Germany’s largest universal port contains over 75 terminals, handling over 18,000 ocean-going and inland waterway ships per year. For the Elbe and port pilots, the 65 percent increase in the number of calls by what are known as extraordinarily large vessels – German: AGFs – represents a challenge. Whereas in 2008 not quite 600 ships in this class berthed in Hamburg, meanwhile more than 1000 do so. AGFs are vessels with a length of over 330 metres and a breadth of over 45 metres. These are subject to numerous restrictions along the 120-kilometre stretch of the River Elbe between the estuary and the boundary of the Port of Hamburg, which must be exactly observed. In the view of Port Captain Jörg Pollmann, in a growing number of traffic situations requiring regulation, maximum safety can only be achieved through proactive movement control coordinated with all traffic participants. Further expansion of cooperation between those responsible for traffic control in the Federal Waterways and Shipping Administration, Hamburg Port Authority (HPA), the port and Elbe pilots, and the Hamburg Vessel Coordination Center (HVCC), should in future involve incorporation of ships and pilot stations in the German Bight in mobile data traffic. For Pollmann, owing to the increasing digitization of port traffic control, a ‘Port Traffic Center’ will ultimately ensure data flow and intelligent networking of all carriers and traffic flows, while allowing for infrastructure and logistics procedures.

In the course of next year, as part of the fairway adjustment of the Lower and Outer Elbe, widening of the fairway by 20 metres between Störbogen and Wedel will already create extra capacity for ultra-large vessels and a simplification for traffic control of traffic arriving and departing at Germany’s s largest universal port. Seven kilometres in length and 385 metres wide, once it is completed at the end of 2019, a passing box between Wedel and Wittenbergen will bring to an end the ‘one-way traffic’ for ships with a combined width of more than 90 metres. Arithmetic suggests that 2,800 ultra-large ships could then reach the Port of Hamburg – or more than twice as many as at present.

To be prepared for further developments in ship sizes, HPA and the pilots are working together with shipping companies on simulation studies, for example to research the manoeuvring capacities for 23,000-TEU containerships. In the course of these studies, calls by these ships in the Port of Hamburg will be re-created in the simulator. All those involved in traffic control, shipping companies and terminals will learn important lessons from these simulator studies. Business in the Port of Hamburg anticipates completion of the fairway adjustment in summer 2021.

Since 2015, the HVCC, or Hamburg Vessel Coordination Center, has looked after optimized passage planning for ultra-large ships in the AGF class, which along with containerships also includes bulk carriers and cruise ships. Founded by terminal operators EUROGATE and HHLA, as Nautische Terminal Koordination (NTK) the company undertakes not only the operational coordination of arrival and departure planning for mega-ships, but also – as the Feeder Logistics Centre (FLZ) – rotation planning, arrival control and stowage planning for feederships and inland waterway craft in the Port of Hamburg. Following arrival at a previous port, e.g. Southampton, via the HVCC data platform, for example, all partner shipowners receive inbound passage plans. Precise time planning enables the ship’s speed for the Elbe and arrival time at the terminal in Hamburg can be optimally determined. Reduction of vessel speed from 18 to 14 knots on the voyage section Rotterdam – Hamburg of 220 nautical miles yields a 22-ton saving in bunkers and leads to a 66-ton reduction in CO2 emissions. The data made available by the HVCC also include outbound passage plans for optimized transit from Hamburg to the next port. In 2017, HVCC served more than 3,000 vessels arriving and departing at the Port of Hamburg. Other ports, the terminals in Hamburg and the shipping companies that cooperate, are all involved.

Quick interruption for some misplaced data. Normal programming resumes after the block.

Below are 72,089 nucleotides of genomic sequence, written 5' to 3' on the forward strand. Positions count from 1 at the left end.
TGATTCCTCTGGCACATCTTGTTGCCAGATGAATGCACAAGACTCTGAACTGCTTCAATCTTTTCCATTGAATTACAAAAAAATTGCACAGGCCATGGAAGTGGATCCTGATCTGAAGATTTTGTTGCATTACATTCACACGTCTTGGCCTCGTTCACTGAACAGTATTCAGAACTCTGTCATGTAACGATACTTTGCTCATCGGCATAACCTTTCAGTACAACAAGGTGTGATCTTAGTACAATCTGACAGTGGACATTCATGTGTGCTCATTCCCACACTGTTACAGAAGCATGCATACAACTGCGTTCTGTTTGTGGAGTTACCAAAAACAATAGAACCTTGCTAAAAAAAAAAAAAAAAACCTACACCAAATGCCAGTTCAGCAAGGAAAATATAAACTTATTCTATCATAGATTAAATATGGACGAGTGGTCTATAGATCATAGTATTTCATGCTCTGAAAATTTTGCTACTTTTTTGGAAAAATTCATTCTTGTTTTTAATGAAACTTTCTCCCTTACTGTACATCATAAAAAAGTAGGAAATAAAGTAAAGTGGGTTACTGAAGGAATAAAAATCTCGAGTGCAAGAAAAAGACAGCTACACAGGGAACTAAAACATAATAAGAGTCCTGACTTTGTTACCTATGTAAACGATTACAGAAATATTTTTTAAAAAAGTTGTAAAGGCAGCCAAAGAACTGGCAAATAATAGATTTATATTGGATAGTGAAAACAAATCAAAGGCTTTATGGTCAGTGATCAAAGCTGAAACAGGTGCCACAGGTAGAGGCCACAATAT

Ingo Egloff and Axel Mattern, Joint CEOs of Port of Hamburg Marketing, welcome the willingness of all those institutions and companies involved in traffic control to further expand their mutual exchange of data and information. “It is essential that the fairway adjustment is now speedily implemented, also that for shipping and port customers rapidly noticeable simplifications in the accessibility of the Port of Hamburg are achieved,” says Mattern. The deepening by around one metre will once effected also be a great gain for the port. Containerships will in future be able to bring and take away around 1,300 TEU more cargo.

“Our customers all over the world are waiting for that,” adds fellow CEO Egloff. For these two port experts, with the long expected start on fairway adjustment a positive change in mood is apparent among the port’s customers in Germany and elsewhere. Those publicizing the Port of Hamburg are keen to carry this on into the New Year.